July 17, 2012
Is all fair in love, war and job hunting?
While many experts can advise people about the best ways to write a resume or interview more effectively, there's one career-related topic that you and only you will be able to address: your personal career morality.
For better or worse, the question of career ethics has boiled to a frothy head in recent years, as candidates and companies seem to be facing a much larger number of tricky "shades of gray" situations than in decades past. This behavior, of course, is compounded not only by the tight economy, but also by the more transitory nature of work in the modern market. With both employers and prospective employees facing a high level of stress and uncertainty right now, logic dictates that more cases are going to come up in which ethical corner-cutting becomes a real temptation.
For example, one client of mine recently landed a job offer from a small engineering company after six months of searching. The position he was offered wasn't ideal in certain respects, both in terms of the commute distance and compensation, but it was a bona fide offer that would remove him from the ranks of the unemployed. So he accepted the job and agreed to a start date, two weeks out.
But then, out of the blue, a twist came up. An employer he'd pretty much given up on suddenly resurfaced, after a month of no contact, and decided it couldn't live without him. The commute was better, the pay was better and the nature of the job was much more in keeping with his long-term career interests.
So he agonized over the question of whether to stick with his word and start with the engineering firm as planned, or call and say he was going to bow out and accept employment with a different organization. It was a gut-wrenching choice; he knew he'd be leaving the company in the lurch, but he also knew he wouldn't be as happy there and would always wonder "what if?" if he turned down the other offer.
So he made the toughest phone call of his life, rescinded his acceptance of the offer and took the other assignment. And as predicted, the engineering firm that had spent months trying to fill the position was not at all happy about this turn of events. Let's leave it at that.
On the flip side, you'll encounter plenty of employers that engage in situational ethics and play fast and loose during the hiring process. For instance, you'll see candidates wooed with all sorts of positive promises about their great future with the organization, but then get laid off two months later when the company decides to go in a different direction. Or managers who hire a brand-new team without telling their new recruits that they, themselves, actually dislike working for the organization and have already decided to move on and take a new job elsewhere.
What's the morality in these cases? Is all fair in love, war and job hunting? Have we reached the point where it's truly every man, woman and employer for themselves -- and the idea of "conscience" must take a back seat to bottom-line business realities and opportunistic thinking?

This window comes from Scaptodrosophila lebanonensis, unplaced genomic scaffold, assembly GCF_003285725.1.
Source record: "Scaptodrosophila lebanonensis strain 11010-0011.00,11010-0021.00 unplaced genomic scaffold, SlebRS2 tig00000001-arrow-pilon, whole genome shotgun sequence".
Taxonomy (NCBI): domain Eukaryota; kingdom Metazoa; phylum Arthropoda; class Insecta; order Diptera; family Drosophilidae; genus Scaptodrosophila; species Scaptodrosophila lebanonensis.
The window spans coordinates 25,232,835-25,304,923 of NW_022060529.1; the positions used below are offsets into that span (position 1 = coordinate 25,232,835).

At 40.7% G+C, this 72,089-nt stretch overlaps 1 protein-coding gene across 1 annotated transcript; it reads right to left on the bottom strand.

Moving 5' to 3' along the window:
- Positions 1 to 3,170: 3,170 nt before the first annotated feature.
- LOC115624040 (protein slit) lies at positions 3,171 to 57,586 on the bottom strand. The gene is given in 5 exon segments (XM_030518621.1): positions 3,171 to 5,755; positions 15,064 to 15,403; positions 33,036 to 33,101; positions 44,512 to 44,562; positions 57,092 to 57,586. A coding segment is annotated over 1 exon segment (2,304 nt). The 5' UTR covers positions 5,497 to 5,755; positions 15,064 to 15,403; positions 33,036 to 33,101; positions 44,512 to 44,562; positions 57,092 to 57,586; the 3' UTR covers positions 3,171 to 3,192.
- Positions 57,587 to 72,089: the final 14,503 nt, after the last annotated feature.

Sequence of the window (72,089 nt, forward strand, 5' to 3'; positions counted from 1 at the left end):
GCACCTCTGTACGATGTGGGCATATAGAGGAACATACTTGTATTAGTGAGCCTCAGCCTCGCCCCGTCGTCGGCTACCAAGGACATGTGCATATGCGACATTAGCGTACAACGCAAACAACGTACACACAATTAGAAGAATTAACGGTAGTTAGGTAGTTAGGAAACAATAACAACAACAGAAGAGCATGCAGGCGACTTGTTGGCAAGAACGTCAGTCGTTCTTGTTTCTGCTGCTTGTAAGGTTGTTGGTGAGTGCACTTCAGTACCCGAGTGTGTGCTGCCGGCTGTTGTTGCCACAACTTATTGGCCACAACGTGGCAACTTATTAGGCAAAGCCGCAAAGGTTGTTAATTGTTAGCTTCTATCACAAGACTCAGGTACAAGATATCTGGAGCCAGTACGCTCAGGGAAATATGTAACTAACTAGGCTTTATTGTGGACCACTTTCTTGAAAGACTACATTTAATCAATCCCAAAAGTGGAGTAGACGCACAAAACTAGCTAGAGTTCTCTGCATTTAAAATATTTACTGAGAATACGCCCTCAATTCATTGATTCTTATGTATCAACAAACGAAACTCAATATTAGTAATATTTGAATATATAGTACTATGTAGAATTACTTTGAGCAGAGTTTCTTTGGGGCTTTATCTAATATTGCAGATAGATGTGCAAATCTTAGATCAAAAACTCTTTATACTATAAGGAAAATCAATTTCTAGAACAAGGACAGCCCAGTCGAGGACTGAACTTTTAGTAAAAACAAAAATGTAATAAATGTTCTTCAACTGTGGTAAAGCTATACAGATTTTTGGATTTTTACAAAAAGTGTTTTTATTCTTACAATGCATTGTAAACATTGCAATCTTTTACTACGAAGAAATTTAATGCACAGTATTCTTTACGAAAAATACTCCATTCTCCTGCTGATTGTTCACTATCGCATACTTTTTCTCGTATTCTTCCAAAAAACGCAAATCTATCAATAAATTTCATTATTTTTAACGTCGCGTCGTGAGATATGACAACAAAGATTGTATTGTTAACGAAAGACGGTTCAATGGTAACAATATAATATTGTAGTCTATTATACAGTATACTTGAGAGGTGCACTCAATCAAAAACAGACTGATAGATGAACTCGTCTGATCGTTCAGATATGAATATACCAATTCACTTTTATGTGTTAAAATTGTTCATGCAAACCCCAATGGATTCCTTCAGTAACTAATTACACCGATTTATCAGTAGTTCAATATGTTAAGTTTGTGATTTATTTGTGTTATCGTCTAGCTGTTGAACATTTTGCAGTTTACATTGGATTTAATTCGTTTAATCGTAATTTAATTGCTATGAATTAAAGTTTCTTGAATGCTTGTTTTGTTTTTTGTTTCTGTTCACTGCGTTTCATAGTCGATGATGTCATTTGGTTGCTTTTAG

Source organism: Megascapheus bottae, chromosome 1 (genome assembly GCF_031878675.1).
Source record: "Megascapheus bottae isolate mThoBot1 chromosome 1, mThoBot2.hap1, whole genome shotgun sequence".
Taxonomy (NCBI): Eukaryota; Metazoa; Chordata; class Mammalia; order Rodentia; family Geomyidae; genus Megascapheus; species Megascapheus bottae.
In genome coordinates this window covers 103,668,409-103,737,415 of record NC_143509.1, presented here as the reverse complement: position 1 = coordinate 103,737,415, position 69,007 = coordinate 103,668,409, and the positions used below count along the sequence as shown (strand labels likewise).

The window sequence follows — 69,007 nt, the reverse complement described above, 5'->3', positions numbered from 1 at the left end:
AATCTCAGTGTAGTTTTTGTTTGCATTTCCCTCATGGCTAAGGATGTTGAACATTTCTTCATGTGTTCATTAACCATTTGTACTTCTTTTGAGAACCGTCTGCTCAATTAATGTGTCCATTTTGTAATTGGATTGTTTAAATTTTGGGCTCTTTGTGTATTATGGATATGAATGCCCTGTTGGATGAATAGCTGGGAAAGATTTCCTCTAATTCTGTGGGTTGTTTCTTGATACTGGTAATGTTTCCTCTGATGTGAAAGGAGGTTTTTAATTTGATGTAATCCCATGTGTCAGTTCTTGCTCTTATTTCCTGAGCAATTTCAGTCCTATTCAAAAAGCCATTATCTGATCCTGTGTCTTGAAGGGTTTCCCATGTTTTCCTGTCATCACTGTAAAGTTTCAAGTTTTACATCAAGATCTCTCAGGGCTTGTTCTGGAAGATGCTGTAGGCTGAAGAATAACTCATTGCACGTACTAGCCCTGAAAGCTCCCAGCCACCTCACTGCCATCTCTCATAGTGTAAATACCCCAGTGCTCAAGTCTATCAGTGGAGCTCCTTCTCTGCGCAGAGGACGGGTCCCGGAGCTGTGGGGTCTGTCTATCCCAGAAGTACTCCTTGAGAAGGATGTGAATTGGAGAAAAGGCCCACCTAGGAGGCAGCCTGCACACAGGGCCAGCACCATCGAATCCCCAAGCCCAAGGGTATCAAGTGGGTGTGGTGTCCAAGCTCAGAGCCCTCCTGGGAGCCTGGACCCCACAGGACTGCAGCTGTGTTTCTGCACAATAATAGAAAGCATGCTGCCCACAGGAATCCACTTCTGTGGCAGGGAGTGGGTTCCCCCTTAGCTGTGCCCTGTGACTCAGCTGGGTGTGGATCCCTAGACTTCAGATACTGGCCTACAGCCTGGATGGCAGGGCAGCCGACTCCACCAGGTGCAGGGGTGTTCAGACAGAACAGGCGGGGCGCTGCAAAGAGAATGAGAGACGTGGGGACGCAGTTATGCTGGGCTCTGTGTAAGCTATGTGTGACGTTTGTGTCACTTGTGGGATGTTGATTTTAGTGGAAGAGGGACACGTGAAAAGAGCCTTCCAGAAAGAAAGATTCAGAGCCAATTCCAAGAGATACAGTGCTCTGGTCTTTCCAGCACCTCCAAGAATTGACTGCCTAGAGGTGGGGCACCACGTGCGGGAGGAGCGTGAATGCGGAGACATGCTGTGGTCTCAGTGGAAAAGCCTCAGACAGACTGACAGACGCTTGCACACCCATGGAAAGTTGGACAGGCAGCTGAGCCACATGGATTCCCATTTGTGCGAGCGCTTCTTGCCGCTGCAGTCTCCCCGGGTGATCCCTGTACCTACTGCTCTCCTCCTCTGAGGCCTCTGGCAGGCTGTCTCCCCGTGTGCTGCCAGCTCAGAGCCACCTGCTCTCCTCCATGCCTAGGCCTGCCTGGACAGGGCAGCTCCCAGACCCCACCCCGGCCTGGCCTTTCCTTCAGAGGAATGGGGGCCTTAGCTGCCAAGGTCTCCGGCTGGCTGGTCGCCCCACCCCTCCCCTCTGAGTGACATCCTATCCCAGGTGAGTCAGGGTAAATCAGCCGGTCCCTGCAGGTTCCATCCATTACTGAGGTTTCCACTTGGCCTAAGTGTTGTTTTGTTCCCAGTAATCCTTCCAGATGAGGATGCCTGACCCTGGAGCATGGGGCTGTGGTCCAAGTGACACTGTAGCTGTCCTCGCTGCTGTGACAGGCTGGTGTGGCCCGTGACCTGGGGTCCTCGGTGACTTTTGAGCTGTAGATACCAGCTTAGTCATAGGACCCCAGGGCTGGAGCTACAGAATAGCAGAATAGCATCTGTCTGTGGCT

While I can help people examine these scenarios from all angles and ensure that they understand the consequences of the different choices they could possibly make, I don't pretend that I can give them the "right answer" or make the decision for them. Ultimately, everybody has to be accountable for their actions and decide how much they're willing to stick to their core principles in such situations.
And for those who may be thinking one should always take the high road and maintain the utmost integrity, regardless of the circumstances, I would suggest that this is a lot easier to say than to actually do if you find yourself faced with one of these ethical dilemmas. Having ridden shotgun on dozens of these cases over the years, trust me -- they're not as open-and-shut as they sound. Even if you're a highly ethical person, you still have to puzzle out a competing balance of loyalties between yourself, your family and the employers/recruiters who have invested their time and hopes in you.
It's complicated stuff, folks, but something everybody needs to come to grips with. Today's employment world presents some increasingly challenging choices, and every one of us must be the keeper of our own conscience in these matters.
As always, your thoughts and stories on the topic are welcome.
Karen Burns is the author of The Amazing Adventures of Working Girl, a career guide based on her 59 jobs over 40 years in 22 cities.
Lisa Quast is a certified career coach, mentor, business consultant, former corporate executive and author based in the Seattle area.
Randy Woods writes about job-search tools, networking techniques and other tips to help you land your dream job.
Matt Youngquist is the president of Career Horizons, a career counseling firm.
Natalie Singer is a Seattle writer, editor and small-business owner.
Michelle Goodman is the author of "My So-Called Freelance Life" and "The Anti 9-to-5 Guide."
Paul Anderson helps professionals in transition find their desired employment.
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